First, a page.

It’s natural for people to panic and fears the worst when the name of national treasure and wildlife presenter David Attenborough starts trending on social media. However, sometimes it’s just because the head of a murder victim was discovered in his yard. When Attenborough’s back garden in southwest London was being extended in 2010, workmen discovered a skull that had evidently been buried for a long period. Carbon dating indicated that the skull belonged to someone who lived between 1650 and 1880.
The skull, which looked to belong to a Caucasian woman in her forties who was missing teeth, was discovered on top of Victorian-era tiles, which helped narrow down the period but left little clues. Despite this, the investigation team was able to identify the owner of the skull using demographic information and court records: a murder victim who died on March 2, 1879. Following the death of her second husband in 1873, Julia Martha Thomas was living alone in Richmond, southwest London, when she recruited Kate Webster as her servant.
Webster’s criminal history included many trips to jail for stealing and robbery. The two’s relationship did not work out – you’ll be surprised to learn that one of their heads ends up in the garden of a national treasure – and Thomas spent a long time trying to persuade her friends to remain with her so she wouldn’t have to be alone with her servant. Thomas eventually determined that Webster should resign her job and set her departure day for February 28, 1879. Webster encouraged her to remain on for a few more days, which she subsequently exploited to commit murder.
“Mrs. Thomas entered the room and walked upstairs. I followed her up the stairs, and we got into an argument that turned into a brawl, and in my passion, I hurled her from the top of the steps to the ground level “In her confession, Webster would later remark. “She had a hard fall, and I grew furious at what had happened, lost all control of myself, and, to keep her from shouting and putting me into trouble, I grabbed her by the throat, strangled her, and flung her to the ground.”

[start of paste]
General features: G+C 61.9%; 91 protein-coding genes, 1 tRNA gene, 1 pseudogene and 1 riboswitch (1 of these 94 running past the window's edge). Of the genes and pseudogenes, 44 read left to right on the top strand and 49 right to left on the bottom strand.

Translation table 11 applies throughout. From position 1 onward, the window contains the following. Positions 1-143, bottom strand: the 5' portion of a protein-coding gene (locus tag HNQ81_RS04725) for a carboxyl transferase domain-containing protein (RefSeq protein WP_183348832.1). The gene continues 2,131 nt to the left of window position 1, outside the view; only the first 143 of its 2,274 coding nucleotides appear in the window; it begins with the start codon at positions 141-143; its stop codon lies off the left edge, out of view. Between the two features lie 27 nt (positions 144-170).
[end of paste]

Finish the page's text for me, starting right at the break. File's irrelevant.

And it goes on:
Because of Webster’s effort at a cover-up, the crime would become well-known. “When she realized she had hurt her, she strangled her to keep her from shouting and getting herself into trouble.” Webster decided to get rid of the body and cut off the head with a razor. “She beheaded her and then sliced the corpse apart with a razor, a meat saw, and a carving knife,” Acting Detective Inspector David Bolton told the coroner in 2010 after the head was discovered.
“The dismembered body was placed in a copper washing pot, and Mrs. Thomas’ bodily pieces were boiled up.” While attempting to dispose of the body, Webster continued to reside in the house, imitating Thomas to any visitors who did not know the deceased. During the trial, it was claimed that she sold the fat from her victim’s corpse to neighbors, however, this was most likely not the case. However, she dumped much of the corpse in the Thames, where it was discovered a few weeks later. When neighbors noticed her mimicking Thomas, it didn’t take long for police to apprehend her. She was hanged in July 1879, almost a century before David Attenborough moved in and discovered the skull during his expansion work.